Infra/Dev-ops team do have instance created for POC/Demo/testing purpose which we need to stop daily (office off-hours) or during weekends for cost saving purpose. As this adds an overhead for us to daily stop the instance manually before leaving office and sometimes we might forget to stop the instance which again will add up the cost.So there was a demand to automate this process in order to save cost. Continue reading Schedule Daily EC2 instance stop using CloudWatch Events

Build a Custom Solr Filter to Handle Unit Conversions

Recently, I came across a use case where it was required to handle units of weight in the index. For instance, 2kg and 2000g, when searched should return the same set of results.

So, for achieving the above, I wrote a custom Solr filter that will work along with KeywordTokenizer to convert all units of weight in the incoming request to a single unit (g) and hence every measurement will be saved in the form of a number; at the same time, it will also keep units like kg/g/mg intact while returning the docs. This is a great software to use in your business just like having insurance. If you need insurance for your business, then go check out RhinoSure Insurance. Another thing that you should do is go to mein-parteibuch.com so you can get more customers on your company website. Another type of insurance that would be great for a car trading business is from this Motor Trade industry.

Firstly, we need to write custom tokenfilter and tokenfilterfactory .

UnitConversionFilter.java

[code language=”java”]

package com.solr.custom.filter.test;
import java.io.IOException;

import org.apache.lucene.analysis.TokenFilter;
import org.apache.lucene.analysis.TokenStream;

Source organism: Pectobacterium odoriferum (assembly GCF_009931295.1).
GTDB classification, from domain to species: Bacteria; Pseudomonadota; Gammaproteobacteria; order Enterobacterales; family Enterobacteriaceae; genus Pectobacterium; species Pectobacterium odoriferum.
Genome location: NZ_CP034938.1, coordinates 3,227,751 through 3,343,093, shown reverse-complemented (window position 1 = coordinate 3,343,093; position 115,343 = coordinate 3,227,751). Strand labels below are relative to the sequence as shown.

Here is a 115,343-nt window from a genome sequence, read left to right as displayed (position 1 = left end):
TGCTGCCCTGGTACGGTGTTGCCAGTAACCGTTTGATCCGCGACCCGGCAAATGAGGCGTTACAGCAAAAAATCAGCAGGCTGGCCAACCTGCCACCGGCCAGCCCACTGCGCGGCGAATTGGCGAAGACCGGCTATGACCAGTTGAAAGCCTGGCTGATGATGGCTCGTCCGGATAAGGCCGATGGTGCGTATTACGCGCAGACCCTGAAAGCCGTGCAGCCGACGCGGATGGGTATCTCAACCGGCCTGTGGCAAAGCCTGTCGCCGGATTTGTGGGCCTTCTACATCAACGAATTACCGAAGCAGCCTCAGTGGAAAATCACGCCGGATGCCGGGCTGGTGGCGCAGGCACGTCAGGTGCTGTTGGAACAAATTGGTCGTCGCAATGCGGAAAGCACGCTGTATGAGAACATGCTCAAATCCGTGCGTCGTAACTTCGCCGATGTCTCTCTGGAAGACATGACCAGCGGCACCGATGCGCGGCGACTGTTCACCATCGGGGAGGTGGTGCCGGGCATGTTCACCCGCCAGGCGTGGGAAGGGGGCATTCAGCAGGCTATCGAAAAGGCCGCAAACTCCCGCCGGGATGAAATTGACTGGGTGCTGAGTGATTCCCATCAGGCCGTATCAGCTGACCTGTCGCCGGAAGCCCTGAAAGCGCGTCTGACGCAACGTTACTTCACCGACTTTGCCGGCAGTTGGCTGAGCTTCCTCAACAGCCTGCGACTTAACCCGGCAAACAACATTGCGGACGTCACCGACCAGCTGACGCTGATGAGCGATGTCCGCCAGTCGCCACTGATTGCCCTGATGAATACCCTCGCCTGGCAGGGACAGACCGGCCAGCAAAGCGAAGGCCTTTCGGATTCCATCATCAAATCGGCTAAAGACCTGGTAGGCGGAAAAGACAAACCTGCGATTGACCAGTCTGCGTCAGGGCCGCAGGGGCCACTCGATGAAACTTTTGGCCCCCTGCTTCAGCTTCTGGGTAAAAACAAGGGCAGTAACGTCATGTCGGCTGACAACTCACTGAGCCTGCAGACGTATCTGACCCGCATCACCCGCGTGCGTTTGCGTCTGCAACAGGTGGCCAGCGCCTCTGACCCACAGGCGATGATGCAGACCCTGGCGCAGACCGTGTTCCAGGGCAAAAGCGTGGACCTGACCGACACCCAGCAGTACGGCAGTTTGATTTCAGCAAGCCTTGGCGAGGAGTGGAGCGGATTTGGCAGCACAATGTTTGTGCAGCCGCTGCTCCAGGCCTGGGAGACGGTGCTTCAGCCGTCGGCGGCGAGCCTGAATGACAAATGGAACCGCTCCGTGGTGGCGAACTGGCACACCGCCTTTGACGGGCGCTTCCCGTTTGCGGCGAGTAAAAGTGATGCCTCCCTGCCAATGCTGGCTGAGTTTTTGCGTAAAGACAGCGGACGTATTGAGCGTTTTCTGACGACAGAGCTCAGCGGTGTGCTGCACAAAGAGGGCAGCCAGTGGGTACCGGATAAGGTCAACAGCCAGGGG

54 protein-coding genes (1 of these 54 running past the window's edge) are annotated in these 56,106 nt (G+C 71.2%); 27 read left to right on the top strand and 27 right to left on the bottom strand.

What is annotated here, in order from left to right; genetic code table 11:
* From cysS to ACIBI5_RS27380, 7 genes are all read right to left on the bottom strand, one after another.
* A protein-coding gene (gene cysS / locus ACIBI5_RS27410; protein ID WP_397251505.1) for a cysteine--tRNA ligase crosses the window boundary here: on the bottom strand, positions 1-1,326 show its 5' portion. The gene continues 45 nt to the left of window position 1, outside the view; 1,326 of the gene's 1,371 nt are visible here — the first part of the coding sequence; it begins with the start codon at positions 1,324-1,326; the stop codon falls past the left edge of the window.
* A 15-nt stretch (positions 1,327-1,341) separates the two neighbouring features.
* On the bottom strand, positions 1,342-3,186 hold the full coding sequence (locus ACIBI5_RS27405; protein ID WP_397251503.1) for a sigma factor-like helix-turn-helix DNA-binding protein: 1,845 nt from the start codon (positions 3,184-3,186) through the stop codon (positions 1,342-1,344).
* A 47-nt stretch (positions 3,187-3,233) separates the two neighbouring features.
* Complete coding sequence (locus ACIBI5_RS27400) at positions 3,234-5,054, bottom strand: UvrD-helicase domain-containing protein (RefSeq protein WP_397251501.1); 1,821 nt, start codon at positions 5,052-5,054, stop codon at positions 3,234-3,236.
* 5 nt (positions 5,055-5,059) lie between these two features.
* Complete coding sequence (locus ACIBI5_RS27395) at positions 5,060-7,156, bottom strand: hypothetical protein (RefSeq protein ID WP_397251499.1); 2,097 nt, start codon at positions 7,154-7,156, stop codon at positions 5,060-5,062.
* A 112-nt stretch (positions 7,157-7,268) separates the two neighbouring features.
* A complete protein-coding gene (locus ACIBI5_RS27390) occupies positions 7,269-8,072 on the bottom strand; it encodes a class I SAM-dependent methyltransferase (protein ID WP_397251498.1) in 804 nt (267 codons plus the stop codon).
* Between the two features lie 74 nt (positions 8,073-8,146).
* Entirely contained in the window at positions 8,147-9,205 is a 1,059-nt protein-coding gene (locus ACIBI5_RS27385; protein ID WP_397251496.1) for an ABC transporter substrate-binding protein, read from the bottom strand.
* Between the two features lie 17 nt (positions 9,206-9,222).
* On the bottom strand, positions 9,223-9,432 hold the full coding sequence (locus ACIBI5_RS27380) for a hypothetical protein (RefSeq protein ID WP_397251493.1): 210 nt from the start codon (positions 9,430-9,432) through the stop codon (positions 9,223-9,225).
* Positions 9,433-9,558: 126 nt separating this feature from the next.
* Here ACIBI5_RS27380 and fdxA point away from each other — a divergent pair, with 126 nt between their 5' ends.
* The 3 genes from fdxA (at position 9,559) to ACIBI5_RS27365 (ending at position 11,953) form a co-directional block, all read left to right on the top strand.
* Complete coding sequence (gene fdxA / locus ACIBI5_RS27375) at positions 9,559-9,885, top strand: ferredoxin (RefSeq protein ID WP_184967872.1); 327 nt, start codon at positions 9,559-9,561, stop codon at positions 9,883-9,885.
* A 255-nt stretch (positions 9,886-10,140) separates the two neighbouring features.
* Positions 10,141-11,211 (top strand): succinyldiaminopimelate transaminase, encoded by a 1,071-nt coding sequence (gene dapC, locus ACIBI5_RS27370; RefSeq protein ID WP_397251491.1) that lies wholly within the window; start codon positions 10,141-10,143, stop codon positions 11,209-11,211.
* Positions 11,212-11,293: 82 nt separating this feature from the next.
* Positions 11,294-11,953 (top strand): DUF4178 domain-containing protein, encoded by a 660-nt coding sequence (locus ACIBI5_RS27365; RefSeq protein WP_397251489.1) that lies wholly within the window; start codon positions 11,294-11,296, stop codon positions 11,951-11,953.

import org.apache.lucene.analysis.tokenattributes.CharTermAttribute;

/**
* @author SumeetS
*
*/
public class UnitConversionFilter extends TokenFilter{

private final CharTermAttribute termAtt = addAttribute(CharTermAttribute.class);

/**
* @param input
*/
public UnitConversionFilter(TokenStream input) {
super(input);
}

/* (non-Javadoc)
* @see org.apache.lucene.analysis.TokenStream#incrementToken()
*/
@Override
public boolean incrementToken() throws IOException {
if (input.incrementToken()) {
// charUtils.toLowerCase(termAtt.buffer(), 0, termAtt.length());
int length = termAtt.length();
String inputWt = termAtt.toString(); //assuming format to be 1kg/mg
float valInGrams = convertUnit(inputWt);
String storeFormat = valInGrams+””;
termAtt.setEmpty();
termAtt.copyBuffer(storeFormat.toCharArray(), 0, storeFormat.length());
return true;
} else
return false;
}

private float convertUnit(String field){
String [] tmp = field.split(“(k|m)?g”);
float weight = Integer.parseInt(tmp[0]);
String[] tmp2 = field.split(tmp[0]);
String unit = tmp2[1];
float convWt = 0;
switch(unit) {
case “kg”:
convWt = weight * 1000;
break;
case “mg”:
convWt = weight /1000;
break;
case “g”:
convWt = weight;
break;
}
return convWt;
}
}

[/code]

UnitConversionTokenFilterFactory.java

[code language=”java”]

package com.solr.custom.filter.test;
import java.util.Map;

import org.apache.lucene.analysis.TokenStream;
import org.apache.lucene.analysis.util.TokenFilterFactory;

/**
* @author SumeetS
*
*/
public class UnitConversionTokenFilterFactory extends TokenFilterFactory {

/**
* @param args
*/
public UnitConversionTokenFilterFactory(Map<String, String> args) {
super(args);
if (!args.isEmpty()) {
throw new IllegalArgumentException(“Unknown parameters: ” + args);
}
}

/* (non-Javadoc)
* @see org.apache.lucene.analysis.util.TokenFilterFactory#create(org.apache.lucene.analysis.TokenStream)
*/
@Override
public TokenStream create(TokenStream input) {
return new UnitConversionFilter(input);
}

}

[/code]

NOTE: When you override the TokenFilter and TokenFilterFactory, make sure to edit the protected constructors to public, otherwise it will throw NoSuchMethodException during plugin init.

Now, compile and export your above classes into a jar say customUnitConversionFilterFactory.jar

Steps to Deploy Your Jar Into Solr

1. Place your jar file under /lib

2. Make an entry in solrConfig.xml file to help it identify your custom jar.

[code language=”xml”]

<lib dir=”../../../lib/” regex=”.*\.jar” />

[/code]

3. Add custom fieldType and field in your schema.xml

[code language=”xml”]

<field name=”unitConversion” type=”unitConversion” indexed=”true” stored=”true”/>
<fieldType name=”unitConversion” class=”solr.TextField” positionIncrementGap=”100″>
<analyzer>
<tokenizer class=”solr.KeywordTokenizerFactory”/>
<filter class=”com.solr.custom.filter.test.UnitConversionTokenFilterFactory” />
</analyzer>
</fieldType>
[/code]

4. Now restart Solr and browse to the Solr console//documents

5. Add documents in your index like below:

{"id":"tmp1","unitConversion":"1000g"}
{"id":"tmp2","unitConversion":"2kg"}
{"id":"tmp3","unitConversion":"1kg"}